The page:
Back from Italy and the best cold coffee of year to date: double expresso, Raul’s café beside lake Trasimeno if you want a tip. But can I relax over a cold Nero in Haymarket? Can I heck. The sound of the office eco-warriors (Aitken, Harrison and Jennings) is drowning out any hope of peace. I hear there has been rain in England in July, quelle surprise. David Cameron, bless him, fled to Rwanda to avoid the downpour. Now the eco-botherers are parading the kitchen demanding I turn off my computer at all times. How will I do my timesheets?

So what does this green revolution have to do with Society2.0? I mean climate change existed before myspace surely? But I do think there is a change that transparency brings to these kind of social issues. It not only becomes easier to campaign using new media – to create petitions and share knowledge – but it also means it’s harder for whole social groups to do the head-in-the-sand act. Or to take an image from another animal fable, to fall asleep with the News of the World over your nose. In fact social researchers like futurelabs have defined a new wholesome generation of sunshine teens.

This generation not only cares about the climate but also other social issues including Africa (as Dave has worked out), and I do think greater accountability and democratic instincts fostered by the web is influencing this movement.

Now cultural gurus may insist that this do-good generation owes little to new communications and reflects a change in Zeitgeist. So we can engage on the whole Ostrich and egg debate, however, it is worth checking out Lucien Sfez’s thoughts on this and how we are hyping 2.0 whilst becoming slaves to idleness

So is the take out that this new caring trend is just faddism from a generation too lazy to pick up ideals and thoughts of their own, merely skin deep and nothing to the integrity of, say, Jack Kerouac and the beat generation?

I don’t know, the noise the eco-triplets were making seemed pretty real. And 40 degrees is hot even for Umbria ….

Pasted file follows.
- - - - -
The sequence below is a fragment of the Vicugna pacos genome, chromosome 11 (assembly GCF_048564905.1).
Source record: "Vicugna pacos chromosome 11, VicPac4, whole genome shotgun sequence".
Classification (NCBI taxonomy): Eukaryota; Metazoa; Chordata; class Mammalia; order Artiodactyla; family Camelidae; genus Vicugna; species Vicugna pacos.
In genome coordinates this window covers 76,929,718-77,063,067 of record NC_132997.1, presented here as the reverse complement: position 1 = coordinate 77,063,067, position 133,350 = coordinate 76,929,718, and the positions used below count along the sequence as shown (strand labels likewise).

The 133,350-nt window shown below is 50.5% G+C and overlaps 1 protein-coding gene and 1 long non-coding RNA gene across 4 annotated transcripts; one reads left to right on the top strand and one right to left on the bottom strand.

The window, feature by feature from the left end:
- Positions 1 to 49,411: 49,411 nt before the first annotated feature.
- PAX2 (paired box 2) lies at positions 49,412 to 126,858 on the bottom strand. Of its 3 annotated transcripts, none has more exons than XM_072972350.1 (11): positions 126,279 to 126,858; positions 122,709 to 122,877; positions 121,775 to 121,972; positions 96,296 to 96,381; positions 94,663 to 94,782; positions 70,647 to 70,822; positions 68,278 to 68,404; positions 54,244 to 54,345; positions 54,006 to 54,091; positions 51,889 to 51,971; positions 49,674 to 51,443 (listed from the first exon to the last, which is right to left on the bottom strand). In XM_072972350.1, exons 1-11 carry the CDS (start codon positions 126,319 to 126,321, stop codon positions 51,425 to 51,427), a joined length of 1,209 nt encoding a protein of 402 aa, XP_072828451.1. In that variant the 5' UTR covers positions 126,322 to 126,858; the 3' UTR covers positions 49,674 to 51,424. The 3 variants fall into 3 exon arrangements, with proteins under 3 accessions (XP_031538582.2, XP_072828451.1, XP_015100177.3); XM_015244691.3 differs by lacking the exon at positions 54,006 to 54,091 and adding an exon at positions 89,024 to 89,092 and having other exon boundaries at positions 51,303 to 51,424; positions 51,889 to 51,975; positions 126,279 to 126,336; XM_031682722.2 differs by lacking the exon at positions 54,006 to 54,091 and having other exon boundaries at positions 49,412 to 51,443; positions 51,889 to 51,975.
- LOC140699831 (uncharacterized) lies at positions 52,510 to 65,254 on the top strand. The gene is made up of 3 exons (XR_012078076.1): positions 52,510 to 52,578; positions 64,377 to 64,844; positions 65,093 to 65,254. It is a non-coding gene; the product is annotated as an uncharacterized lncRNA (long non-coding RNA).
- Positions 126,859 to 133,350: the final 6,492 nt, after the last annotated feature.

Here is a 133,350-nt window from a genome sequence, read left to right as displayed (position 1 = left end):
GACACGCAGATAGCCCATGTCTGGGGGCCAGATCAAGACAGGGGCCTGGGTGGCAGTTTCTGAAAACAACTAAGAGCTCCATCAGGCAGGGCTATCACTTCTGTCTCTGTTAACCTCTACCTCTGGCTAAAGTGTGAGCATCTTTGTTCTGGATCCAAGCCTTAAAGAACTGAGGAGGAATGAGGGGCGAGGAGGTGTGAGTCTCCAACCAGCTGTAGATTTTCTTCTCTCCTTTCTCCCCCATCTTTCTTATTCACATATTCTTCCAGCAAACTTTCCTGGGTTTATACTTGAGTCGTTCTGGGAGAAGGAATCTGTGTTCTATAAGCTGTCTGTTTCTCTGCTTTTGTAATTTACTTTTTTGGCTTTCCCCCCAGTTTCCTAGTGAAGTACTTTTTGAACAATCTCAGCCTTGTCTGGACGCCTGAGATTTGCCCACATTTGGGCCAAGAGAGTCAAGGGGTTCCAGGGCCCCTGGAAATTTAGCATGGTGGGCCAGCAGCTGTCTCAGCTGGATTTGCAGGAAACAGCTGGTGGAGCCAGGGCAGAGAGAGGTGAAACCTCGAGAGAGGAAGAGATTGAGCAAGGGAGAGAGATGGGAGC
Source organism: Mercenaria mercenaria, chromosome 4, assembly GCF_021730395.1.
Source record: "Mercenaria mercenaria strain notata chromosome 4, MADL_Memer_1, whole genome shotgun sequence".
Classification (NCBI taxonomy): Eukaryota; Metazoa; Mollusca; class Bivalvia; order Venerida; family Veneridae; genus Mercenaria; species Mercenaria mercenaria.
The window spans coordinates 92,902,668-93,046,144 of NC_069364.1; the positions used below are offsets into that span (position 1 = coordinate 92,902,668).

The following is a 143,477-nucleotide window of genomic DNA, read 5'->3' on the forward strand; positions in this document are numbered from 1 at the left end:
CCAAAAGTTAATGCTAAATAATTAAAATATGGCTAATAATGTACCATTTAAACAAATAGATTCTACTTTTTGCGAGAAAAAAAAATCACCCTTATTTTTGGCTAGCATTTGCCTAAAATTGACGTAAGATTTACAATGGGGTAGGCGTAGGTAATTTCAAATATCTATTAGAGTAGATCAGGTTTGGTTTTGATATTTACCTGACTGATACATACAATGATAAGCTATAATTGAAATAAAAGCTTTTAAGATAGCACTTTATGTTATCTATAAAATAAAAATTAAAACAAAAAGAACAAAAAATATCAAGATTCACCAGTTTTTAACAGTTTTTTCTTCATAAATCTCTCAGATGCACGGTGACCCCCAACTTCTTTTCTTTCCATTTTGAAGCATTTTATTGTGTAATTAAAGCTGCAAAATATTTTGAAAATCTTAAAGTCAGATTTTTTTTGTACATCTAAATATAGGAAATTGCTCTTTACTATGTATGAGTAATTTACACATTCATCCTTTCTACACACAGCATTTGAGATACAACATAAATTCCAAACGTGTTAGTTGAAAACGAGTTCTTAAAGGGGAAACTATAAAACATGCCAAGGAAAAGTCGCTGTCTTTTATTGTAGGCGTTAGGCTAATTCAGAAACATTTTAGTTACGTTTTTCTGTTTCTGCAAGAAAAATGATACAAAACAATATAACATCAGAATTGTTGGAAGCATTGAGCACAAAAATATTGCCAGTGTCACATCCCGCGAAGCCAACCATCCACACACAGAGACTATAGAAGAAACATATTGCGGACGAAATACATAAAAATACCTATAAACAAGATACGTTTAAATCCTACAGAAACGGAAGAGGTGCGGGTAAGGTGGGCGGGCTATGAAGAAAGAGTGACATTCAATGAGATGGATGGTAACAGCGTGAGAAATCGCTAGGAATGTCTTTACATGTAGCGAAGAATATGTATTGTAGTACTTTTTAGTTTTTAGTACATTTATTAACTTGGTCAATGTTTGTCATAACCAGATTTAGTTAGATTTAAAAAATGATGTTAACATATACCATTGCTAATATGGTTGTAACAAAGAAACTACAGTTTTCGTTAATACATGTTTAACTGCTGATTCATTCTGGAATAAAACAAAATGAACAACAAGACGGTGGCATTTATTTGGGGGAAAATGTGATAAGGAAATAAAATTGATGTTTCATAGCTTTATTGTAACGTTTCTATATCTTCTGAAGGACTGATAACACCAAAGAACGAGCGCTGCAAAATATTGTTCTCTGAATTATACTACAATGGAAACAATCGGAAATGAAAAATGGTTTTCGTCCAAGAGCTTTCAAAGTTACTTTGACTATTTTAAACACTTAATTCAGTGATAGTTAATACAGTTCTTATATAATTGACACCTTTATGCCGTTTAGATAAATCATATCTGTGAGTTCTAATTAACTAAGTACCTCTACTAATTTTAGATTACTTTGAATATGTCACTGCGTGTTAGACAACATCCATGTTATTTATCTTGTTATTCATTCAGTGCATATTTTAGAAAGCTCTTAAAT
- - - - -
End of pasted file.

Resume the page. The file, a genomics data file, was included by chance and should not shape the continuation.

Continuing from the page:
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Filed under society 2.0

5 responses to “SOCIETY2.0 AND LA DOLCE VITA?

  1. Ellen

    Well Jonathan, you raise some interesting points. I often think my contemporaries are jumping on the latest Coldplay style bandwagon, and you are right; it’s very easy to get swept up in a slickly marketed charity campaign and then forget about it straight after. The LiveEarth concerts are a case in point in my opinion. However, and this is speaking as a sunshine teen as you so kindly call me, there is a very real presence from people of my generation who genuinely care what happens to the environment and, certainly for me, its because we see the effects everywhere already. By the time I can go on holidays to Umbria and sip double espresso it will be even hotter….and half of Italy might even be underwater. Web 2.0 has allowed people across the world to show solidarity and prove they care about these matters. There are some people who just as easily join an eco campaign as they do an inane group on Facebook but perhaps they aren’t the serious eco warriors. For the vast majority who are, the web has been a great tool. I would like to think that my generation does have the same values and passion as Kerouac’s but perhaps that is a bit naïve. However, who knows what the beat generation would have looked like if the internet had been around then?